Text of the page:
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OJ Verdict Was Watershed for Justice System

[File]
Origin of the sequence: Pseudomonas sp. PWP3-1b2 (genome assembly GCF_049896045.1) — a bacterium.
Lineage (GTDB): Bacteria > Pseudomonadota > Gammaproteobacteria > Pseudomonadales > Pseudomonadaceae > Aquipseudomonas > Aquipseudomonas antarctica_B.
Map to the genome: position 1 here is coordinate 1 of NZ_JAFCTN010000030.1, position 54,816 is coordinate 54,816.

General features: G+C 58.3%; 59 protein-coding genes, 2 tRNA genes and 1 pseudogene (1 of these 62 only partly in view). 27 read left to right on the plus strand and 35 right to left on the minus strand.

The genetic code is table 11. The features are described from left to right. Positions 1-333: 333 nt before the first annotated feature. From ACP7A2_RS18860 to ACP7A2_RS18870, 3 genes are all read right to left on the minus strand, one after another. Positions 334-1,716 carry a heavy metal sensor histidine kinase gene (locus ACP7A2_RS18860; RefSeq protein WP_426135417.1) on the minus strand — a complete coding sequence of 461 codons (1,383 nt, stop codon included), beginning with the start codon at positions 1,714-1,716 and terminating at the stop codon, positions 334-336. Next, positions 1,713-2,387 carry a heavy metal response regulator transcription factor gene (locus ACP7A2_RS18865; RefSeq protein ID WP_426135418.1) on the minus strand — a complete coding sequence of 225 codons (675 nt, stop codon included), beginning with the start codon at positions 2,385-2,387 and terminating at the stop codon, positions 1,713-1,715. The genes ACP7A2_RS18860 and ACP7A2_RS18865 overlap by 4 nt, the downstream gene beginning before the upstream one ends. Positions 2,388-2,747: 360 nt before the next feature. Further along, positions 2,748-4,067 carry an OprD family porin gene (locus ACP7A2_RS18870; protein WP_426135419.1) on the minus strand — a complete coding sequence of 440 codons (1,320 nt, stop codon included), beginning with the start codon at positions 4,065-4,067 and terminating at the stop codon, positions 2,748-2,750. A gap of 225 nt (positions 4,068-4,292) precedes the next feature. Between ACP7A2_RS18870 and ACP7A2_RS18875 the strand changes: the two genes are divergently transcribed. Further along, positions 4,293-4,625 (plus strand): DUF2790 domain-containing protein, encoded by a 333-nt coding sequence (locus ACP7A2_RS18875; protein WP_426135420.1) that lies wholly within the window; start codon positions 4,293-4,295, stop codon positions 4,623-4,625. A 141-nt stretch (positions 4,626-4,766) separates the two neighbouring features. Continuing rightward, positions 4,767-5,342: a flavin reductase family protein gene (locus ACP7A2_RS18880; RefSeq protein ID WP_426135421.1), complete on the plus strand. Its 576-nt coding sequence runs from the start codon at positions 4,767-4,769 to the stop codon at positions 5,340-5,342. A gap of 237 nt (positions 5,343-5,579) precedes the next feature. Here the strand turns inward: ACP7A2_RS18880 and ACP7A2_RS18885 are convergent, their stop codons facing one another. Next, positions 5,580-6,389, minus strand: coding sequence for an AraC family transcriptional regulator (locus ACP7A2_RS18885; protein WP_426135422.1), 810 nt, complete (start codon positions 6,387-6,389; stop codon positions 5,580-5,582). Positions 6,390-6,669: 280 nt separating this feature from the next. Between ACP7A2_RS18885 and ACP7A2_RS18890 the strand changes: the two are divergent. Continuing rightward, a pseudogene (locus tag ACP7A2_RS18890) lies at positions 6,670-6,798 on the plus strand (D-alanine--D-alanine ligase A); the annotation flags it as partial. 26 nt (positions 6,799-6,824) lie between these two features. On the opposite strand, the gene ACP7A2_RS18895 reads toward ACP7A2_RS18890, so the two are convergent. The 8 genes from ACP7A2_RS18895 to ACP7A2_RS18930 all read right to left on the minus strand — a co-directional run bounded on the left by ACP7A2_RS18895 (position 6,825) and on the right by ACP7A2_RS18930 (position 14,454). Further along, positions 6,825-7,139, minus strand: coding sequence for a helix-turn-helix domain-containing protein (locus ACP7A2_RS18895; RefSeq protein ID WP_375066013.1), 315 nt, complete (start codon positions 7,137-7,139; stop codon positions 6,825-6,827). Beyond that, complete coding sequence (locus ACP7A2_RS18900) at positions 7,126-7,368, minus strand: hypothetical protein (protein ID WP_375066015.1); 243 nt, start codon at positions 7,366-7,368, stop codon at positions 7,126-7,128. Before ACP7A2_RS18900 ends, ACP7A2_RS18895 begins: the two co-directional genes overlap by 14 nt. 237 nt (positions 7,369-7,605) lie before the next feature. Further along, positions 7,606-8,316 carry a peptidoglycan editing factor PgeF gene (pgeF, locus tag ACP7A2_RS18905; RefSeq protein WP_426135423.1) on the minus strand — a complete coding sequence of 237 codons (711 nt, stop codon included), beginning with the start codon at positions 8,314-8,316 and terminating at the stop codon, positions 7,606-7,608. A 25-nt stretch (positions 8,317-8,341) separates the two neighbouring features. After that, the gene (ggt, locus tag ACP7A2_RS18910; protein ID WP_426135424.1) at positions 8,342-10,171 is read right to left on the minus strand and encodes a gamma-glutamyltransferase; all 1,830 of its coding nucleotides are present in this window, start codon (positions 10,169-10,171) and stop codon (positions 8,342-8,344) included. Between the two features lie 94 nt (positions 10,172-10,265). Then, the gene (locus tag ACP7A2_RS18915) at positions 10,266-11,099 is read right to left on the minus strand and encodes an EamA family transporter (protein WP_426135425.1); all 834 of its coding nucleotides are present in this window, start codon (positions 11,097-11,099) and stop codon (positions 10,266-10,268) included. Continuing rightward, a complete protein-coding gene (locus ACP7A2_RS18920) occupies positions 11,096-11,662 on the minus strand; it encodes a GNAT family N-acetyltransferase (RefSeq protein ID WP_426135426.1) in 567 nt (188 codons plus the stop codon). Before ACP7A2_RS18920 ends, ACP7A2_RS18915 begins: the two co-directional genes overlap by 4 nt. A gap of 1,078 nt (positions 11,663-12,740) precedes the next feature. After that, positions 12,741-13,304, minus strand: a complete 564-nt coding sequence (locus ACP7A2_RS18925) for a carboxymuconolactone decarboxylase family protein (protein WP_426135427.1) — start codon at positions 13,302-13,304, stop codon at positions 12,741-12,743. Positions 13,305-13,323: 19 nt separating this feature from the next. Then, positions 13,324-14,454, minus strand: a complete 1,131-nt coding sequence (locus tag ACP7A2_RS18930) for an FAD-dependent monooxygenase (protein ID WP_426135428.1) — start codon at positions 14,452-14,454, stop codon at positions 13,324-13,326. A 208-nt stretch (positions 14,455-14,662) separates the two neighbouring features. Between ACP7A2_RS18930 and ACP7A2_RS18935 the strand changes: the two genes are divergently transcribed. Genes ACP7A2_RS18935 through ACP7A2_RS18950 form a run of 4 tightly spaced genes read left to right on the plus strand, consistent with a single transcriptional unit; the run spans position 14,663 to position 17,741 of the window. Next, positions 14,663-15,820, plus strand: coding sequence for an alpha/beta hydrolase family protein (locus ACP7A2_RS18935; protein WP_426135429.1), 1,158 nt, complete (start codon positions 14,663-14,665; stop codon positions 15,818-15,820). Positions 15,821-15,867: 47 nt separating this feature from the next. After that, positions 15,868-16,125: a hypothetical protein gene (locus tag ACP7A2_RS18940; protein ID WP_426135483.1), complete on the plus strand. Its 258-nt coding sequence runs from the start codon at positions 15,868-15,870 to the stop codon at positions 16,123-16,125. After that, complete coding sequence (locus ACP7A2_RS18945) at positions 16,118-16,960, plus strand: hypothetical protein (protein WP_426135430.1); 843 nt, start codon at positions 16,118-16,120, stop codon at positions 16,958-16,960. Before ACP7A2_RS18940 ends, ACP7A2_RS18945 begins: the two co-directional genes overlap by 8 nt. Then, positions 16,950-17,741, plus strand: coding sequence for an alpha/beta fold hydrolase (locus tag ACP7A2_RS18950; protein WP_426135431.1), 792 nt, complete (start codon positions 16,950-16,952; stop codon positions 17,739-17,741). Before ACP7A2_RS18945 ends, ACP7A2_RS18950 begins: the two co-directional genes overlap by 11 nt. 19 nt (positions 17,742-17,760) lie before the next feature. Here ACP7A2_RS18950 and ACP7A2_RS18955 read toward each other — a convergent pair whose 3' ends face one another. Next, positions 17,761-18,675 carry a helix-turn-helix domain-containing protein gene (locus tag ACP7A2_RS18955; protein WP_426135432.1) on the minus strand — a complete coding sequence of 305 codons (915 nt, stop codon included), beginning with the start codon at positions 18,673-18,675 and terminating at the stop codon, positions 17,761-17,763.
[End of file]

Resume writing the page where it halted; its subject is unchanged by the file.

OJ Verdict Was Watershed for Justice System By SHELLY GARCIA Senior Reporter Jonathan J. Kissel had a client who insisted the Ecstasy he was arrested with wasn’t what police claimed. So Kissel had the substance re-tested. “It wasn’t Ecstasy,” Kissel recalled. “It was something close to it, but it wasn’t an illegal substance.” Welcome to criminal defense lawyering in the post-O.J. era where little, if anything, is taken at face value. Not government-run lab tests; not expert witnesses or the testimony of authority figures; and perhaps least of all, not the integrity of defense attorneys. “As a general proposition, the O.J. case cast a very negative pall over the entire criminal justice system and probably over criminal defense attorneys in particular,” said Kissel, a sole practitioner based in Tarzana. The double murder trial of O.J. Simpson six years ago may have been a spectacle hardly representative of the way the criminal justice system usually works, attorneys say, but it nonetheless changed the way that system is perceived, by the defense, the prosecution and by juries alike. In some cases, such as that involving Kissel’s Ecstasy, that has proven a boon to defense strategy. In others, it has been a hindrance. Either way, the lessons of the Simpson trial and the subsequent revelations about the Los Angeles Police Department brought on by the Ramparts scandal have irrevocably changed the way criminal prosecutions and defenses are conducted. “There’s been a sea change,” said Gerald Fogelman, an Encino-based criminal defense attorney. “O.J. put DNA on the map. If I could say there’s a good thing that came from O.J., I would say that DNA can be a valuable defense to the defense. But it’s just not going to be swallowed whole unless you follow all your protocols.” The Simpson trial exposed just how much room for error there can be in government-run laboratory testing. It revealed police bias and, at least for those who thought Simpson was guilty, pointed up the ways in which an expensive defense can manipulate the system. “It’s kind of a subtle thing,” said Robert A. Schwartz, a sole practitioner whose defense practice ranges from DUI cases to gang-related crimes and murder. “Most of us are extremely careful about not doing anything the jury is going to perceive as being misleading or deceitful. Most of us have always operated under the principal that candor with the jury is a virtue. That’s been reinforced since O.J.” Cases that are difficult to prove are now far less likely to go to trial because Simpson’s criminal acquittal was considered a very public failure by prosecutors, defense attorneys say. Other cases, especially those involving domestic violence, end up in courtrooms far more often. “You go around the courthouses in cases involving violence and there’s a high percentage of guilty verdicts, and the message of all that is the public in general has a very low tolerance for violence, for games and for people who don’t take responsibility for their lives,” Schwartz said. One reason for the increase in guilty verdicts, attorneys say, is simply that prosecutors have become far more selective about the cases they choose to bring to trial, picking those in which the evidence is so overwhelming, a guilty verdict is almost assured. By the same token, some of the rules have changed since the O.J. trial, particularly when it comes to domestic abuse. “Before, they had a tremendously valuable tool to deal with domestic violence diversion,” said Fogelman. “I used to divert them and they would go through counseling, and at the end they’d be better for it. Now because of O.J., it’s not available. They still have to go through the program, but they have to be convicted.” Traditionally, those involved in domestic violence have been “diverted” to counseling and anger management classes, but no such condition was placed on Simpson after he pleaded no contest to wife beating charges in 1989. In the aftermath of Nicole Simpson’s murder, domestic abuse became a political football. “There was a tremendous overreaction, and it stems from the fact that O.J. beat the crap out of her numerous times and nothing happened,” said Schwartz. “Now prosecutors are afraid that if they’re too lenient that the guy is going to go out and murder her, so I think they err on the side of harshness and I don’t know if that’s ever going to change.” But if the Simpson criminal trial closed some options for defense attorneys it also opened others, especially where DNA and other laboratory testing is concerned. The trial pointed up the ways in which all kinds of tests can be mishandled, opening the door to new strategies for the defense. “One thing that Simpson’s case proved was that the reliability of the laboratories, the state-run laboratories, is way over-placed and can be easily challenged,” said Kissel. Such challenges can increase the price of a defense two-fold, but attorneys point out that, in many cases, DNA or other testing done early can save the far more expensive cost of a trial if it exonerates their client. Not that the system always works that way. “Just recently one of my clients screamed that the substance which he was arrested with was not entirely methamphetamine,” said Kissel. “He insisted on having a portion of the evidence re-tested, and he was right. It wasn’t meth. It was cocaine, so he got into more trouble.” The problem with many of the new options available to the defense, these attorneys say, is that some clients convince themselves that they are unfairly accused, and if they insist on these tests, a defense attorney has little choice but to go along with the client’s wishes. “What you can’t do is create an adversarial atmosphere with the client,” Kissel said. Still, the more careful scrutiny being given all evidence by jurors as a result of the O.J. trial has proven to be helpful in many defenses, these attorneys say. Criminal attorneys have always believed that police and other expert testimony should be evaluated just as any other witness report, but prior to the Simpson case, they were also acutely aware that putting forth a defense around the idea that such testimony was mistaken or false could backfire. Juries were inclined to believe the testimony of authority figures without question. The Simpson trial, in which police and experts were discredited by the defense, went a long way toward changing that. So did the Ramparts scandal, although attorneys say that the pendulum may now be swinging back in the aftermath of the terrorist attacks of Sept. 11. “When your client presents a defense that the police are being untruthful, you are much more likely to put that defense forward than you would before,” said Fogelman.